de Vries
, et al
Brain injury in infants with critical congenital heart disease: insights from two clinical cohorts with different practice approaches
J Pediatr.
; doi:

Investigators from Wilhelmina Children’s Hospital, Utrecht, Netherlands, and The Hospital for Sick Children, Toronto, Canada, conducted a prospective observational cohort study of infants with critical congenital heart disease (CHD) to assess prevalence of and risk factors for acquired brain injury after cardiac surgery. Children with critical CHD who underwent open heart surgery with cardiopulmonary bypass (CPB) at ≤60 days after birth at the 2 study hospitals from 2016 to 2017 were included. Demographic characteristics were collected at baseline.

The primary predictor variables included pre- and postoperative clinical characteristics, including CHD lesion, Apgar score, delivery mode, gestational age, balloon atrioseptostomy, postoperative low cardiac output syndrome (LCOS; defined as lactate >4 and pH <7.30), duration of CPB, surgery duration, selective cerebral perfusion (SCP), and delayed sternal closure. The primary outcomes were preoperative and new or extended postoperative brain injury, as determined by means of brain MRI performed according to clinical protocol. Brain injury was classified as hemorrhagic, cerebral sinovenous thrombosis, or ischemic. Ischemic brain injury was further classified as focal, defined as a single white matter lesion or stroke, or multifocal. Investigators determined the prevalence of preoperative and postoperative brain injury and used multivariable logistic regression models to determine the independent association of predictors with outcomes after adjusting for potential confounders.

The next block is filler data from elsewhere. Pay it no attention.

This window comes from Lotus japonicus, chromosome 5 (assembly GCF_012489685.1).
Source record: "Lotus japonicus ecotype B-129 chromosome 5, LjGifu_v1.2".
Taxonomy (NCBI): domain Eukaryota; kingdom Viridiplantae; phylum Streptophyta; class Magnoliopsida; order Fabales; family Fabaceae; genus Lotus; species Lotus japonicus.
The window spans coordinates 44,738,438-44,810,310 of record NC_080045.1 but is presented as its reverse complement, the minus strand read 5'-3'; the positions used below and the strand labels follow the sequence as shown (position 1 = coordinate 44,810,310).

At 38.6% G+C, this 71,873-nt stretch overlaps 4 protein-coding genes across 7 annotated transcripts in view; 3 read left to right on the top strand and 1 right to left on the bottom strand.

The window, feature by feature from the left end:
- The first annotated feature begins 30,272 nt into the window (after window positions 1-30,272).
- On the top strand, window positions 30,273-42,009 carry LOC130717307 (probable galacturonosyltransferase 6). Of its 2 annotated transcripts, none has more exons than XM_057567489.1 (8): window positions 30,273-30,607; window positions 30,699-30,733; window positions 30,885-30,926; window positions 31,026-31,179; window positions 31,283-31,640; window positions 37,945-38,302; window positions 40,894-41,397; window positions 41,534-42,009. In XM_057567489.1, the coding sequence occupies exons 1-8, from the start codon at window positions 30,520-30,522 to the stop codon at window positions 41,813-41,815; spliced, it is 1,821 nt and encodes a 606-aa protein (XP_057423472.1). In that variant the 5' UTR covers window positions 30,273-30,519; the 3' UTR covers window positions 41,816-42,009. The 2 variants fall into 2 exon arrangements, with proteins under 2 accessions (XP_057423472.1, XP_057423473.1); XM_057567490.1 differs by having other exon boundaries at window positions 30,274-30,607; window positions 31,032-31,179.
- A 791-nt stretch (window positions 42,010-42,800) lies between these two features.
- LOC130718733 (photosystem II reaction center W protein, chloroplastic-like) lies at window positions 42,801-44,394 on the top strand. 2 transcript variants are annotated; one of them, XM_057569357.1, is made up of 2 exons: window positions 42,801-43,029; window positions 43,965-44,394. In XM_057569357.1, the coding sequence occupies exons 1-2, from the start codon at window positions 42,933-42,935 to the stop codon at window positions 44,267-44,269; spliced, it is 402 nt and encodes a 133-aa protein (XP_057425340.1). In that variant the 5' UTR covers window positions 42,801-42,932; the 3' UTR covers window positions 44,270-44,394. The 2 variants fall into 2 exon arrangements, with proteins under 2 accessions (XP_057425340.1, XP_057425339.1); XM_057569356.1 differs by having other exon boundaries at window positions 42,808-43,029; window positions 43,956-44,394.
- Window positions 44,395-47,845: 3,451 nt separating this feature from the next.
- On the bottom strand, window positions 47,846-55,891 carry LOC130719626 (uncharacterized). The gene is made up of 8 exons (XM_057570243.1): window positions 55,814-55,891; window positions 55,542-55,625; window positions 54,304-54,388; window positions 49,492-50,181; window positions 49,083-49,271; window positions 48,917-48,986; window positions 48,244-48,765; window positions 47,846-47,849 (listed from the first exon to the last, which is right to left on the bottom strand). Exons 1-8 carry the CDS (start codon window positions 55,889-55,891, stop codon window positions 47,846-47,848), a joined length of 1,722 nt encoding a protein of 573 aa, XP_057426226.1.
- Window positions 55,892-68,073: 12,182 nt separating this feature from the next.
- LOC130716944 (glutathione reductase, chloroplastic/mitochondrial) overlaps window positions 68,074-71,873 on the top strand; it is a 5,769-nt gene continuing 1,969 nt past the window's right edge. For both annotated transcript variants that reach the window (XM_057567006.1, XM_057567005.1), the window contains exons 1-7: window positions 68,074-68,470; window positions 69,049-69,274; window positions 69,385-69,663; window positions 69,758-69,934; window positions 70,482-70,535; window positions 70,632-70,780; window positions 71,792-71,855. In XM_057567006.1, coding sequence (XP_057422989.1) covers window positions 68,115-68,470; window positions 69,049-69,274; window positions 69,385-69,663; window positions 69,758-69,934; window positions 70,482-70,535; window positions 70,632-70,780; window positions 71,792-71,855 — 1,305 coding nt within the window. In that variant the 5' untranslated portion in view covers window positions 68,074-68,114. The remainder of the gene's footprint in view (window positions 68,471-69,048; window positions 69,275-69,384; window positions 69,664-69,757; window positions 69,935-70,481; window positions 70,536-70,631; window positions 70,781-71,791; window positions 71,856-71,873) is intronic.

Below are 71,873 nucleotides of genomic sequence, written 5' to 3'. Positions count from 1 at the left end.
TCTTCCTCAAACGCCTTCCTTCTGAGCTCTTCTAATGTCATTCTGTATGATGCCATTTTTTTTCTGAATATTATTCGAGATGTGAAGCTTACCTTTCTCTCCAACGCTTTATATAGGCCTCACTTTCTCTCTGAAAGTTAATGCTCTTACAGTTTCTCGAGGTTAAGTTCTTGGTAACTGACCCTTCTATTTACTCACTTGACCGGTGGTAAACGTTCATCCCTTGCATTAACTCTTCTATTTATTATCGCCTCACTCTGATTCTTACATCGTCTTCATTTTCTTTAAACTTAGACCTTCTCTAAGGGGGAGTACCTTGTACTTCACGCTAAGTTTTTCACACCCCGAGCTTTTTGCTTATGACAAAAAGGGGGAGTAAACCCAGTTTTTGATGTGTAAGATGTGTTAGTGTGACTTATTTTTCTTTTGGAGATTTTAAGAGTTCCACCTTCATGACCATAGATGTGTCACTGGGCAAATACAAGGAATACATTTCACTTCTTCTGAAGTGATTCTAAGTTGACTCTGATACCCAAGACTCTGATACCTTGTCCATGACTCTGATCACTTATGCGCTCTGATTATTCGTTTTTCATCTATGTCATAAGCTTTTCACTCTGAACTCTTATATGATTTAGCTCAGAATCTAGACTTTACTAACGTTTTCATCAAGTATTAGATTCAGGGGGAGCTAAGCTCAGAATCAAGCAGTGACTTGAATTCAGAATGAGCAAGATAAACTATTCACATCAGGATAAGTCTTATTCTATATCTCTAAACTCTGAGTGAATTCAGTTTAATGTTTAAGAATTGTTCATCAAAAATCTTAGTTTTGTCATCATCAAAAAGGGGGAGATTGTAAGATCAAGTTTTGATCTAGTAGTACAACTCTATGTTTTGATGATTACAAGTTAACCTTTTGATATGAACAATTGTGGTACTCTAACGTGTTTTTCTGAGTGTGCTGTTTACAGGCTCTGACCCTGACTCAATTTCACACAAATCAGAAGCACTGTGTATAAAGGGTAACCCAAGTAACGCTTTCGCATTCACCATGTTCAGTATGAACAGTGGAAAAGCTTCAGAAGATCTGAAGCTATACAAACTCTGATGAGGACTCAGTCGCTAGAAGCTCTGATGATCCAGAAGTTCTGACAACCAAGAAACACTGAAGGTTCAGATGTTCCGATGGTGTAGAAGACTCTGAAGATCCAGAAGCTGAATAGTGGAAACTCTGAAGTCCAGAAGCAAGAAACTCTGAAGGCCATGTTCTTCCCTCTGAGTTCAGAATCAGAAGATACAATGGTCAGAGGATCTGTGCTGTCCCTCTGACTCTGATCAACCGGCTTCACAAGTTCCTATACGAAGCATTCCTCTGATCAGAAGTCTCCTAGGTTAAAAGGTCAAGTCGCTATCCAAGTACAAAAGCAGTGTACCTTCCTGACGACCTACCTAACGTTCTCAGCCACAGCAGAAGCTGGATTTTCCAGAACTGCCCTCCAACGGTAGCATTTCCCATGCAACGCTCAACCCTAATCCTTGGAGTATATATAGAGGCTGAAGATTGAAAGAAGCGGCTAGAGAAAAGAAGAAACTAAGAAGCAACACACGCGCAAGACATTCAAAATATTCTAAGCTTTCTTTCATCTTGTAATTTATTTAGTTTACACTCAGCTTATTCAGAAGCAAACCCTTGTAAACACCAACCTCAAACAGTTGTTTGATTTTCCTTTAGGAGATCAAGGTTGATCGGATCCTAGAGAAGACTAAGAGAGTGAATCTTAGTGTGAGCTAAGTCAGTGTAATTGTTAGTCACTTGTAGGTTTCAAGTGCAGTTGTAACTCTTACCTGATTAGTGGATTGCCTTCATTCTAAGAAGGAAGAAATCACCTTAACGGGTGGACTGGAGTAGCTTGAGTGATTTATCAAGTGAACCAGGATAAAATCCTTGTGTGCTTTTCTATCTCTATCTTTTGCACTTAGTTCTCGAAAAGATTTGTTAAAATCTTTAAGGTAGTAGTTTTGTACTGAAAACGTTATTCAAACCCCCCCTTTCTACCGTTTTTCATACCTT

There were 124 infants included. The most common CHD lesion was transposition of the great arteries with an intact ventricular septum (n=45); the second most common was single-ventricle physiology with aortic arch obstruction. Among the 100 infants who had undergone preoperative MRI, 30% had ischemic injury, 57% had parenchymal injury, and 4% had sinovenous thrombosis. Among the 120 infants who had undergone postoperative MRI, 51% had new ischemic injury, 21% had new or extended hemorrhagic injury, and 12% had new or extended sinovenous thrombosis. In multivariable analyses, single-ventricle physiology with aortic arch obstruction (adjusted OR [aOR], 3.5; 95% CI, 1.1–12.0) and LCOS (aOR, 4.6; 95% CI, 1.4–15.4) were associated with preoperative multifocal ischemic injury; balloon atrioseptostomy (aOR, 3.2; 95% CI, 1.1–9.7) was associated with preoperative focal ischemic injury. LCOS and SCP were significantly associated with postoperative multifocal and focal ischemic injury, respectively.

The investigators conclude that brain injury is common in infants with critical CHD.

Dr Spar has disclosed no financial relationship relevant to this commentary. This commentary does not contain a discussion of an unapproved/investigative use of a commercial product/device.

CHD occurs in 3 in 1,000 children, and in these children neurodevelopmental disabilities and psychosocial issues occur in at least 50% of those requiring surgical correction. Cerebral ischemia before, during, and after surgical repair of CHD has been proposed to be the primary mechanism of central nervous system injury, though additional factors may contribute to neurological dysfunction. Injury can...

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